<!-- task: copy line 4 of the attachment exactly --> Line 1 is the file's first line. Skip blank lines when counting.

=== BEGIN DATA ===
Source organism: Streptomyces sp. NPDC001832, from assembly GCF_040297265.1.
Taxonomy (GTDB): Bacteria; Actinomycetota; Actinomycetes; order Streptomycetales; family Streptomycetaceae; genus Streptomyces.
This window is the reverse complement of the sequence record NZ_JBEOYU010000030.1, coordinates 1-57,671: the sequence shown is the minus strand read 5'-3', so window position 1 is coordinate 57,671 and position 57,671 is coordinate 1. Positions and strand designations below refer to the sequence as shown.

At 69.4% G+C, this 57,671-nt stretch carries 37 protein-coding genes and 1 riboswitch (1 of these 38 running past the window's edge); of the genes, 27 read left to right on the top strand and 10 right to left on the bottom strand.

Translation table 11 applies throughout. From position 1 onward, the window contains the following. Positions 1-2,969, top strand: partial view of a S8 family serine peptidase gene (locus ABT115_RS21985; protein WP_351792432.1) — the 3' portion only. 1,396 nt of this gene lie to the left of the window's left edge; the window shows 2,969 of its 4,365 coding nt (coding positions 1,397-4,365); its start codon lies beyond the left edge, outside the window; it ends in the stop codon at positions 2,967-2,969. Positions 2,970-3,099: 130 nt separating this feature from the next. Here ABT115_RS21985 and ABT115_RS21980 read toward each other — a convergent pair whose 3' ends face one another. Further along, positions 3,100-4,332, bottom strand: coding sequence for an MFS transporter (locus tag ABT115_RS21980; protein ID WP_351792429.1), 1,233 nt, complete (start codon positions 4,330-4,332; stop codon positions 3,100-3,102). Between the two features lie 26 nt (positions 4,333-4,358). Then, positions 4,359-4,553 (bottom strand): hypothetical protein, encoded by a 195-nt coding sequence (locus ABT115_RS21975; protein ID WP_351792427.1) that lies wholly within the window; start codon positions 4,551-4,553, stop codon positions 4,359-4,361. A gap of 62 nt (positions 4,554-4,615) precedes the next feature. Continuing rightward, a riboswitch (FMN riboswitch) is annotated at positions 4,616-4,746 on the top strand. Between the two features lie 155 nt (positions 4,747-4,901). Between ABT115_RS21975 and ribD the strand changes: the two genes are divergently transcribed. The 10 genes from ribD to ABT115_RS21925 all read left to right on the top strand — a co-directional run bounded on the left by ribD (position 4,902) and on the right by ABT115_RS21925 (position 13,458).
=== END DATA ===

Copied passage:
At 69.4% G+C, this 57,671-nt stretch carries 37 protein-coding genes and 1 riboswitch (1 of these 38 running past the window's edge); of the genes, 27 read left to right on the top strand and 10 right to left on the bottom strand.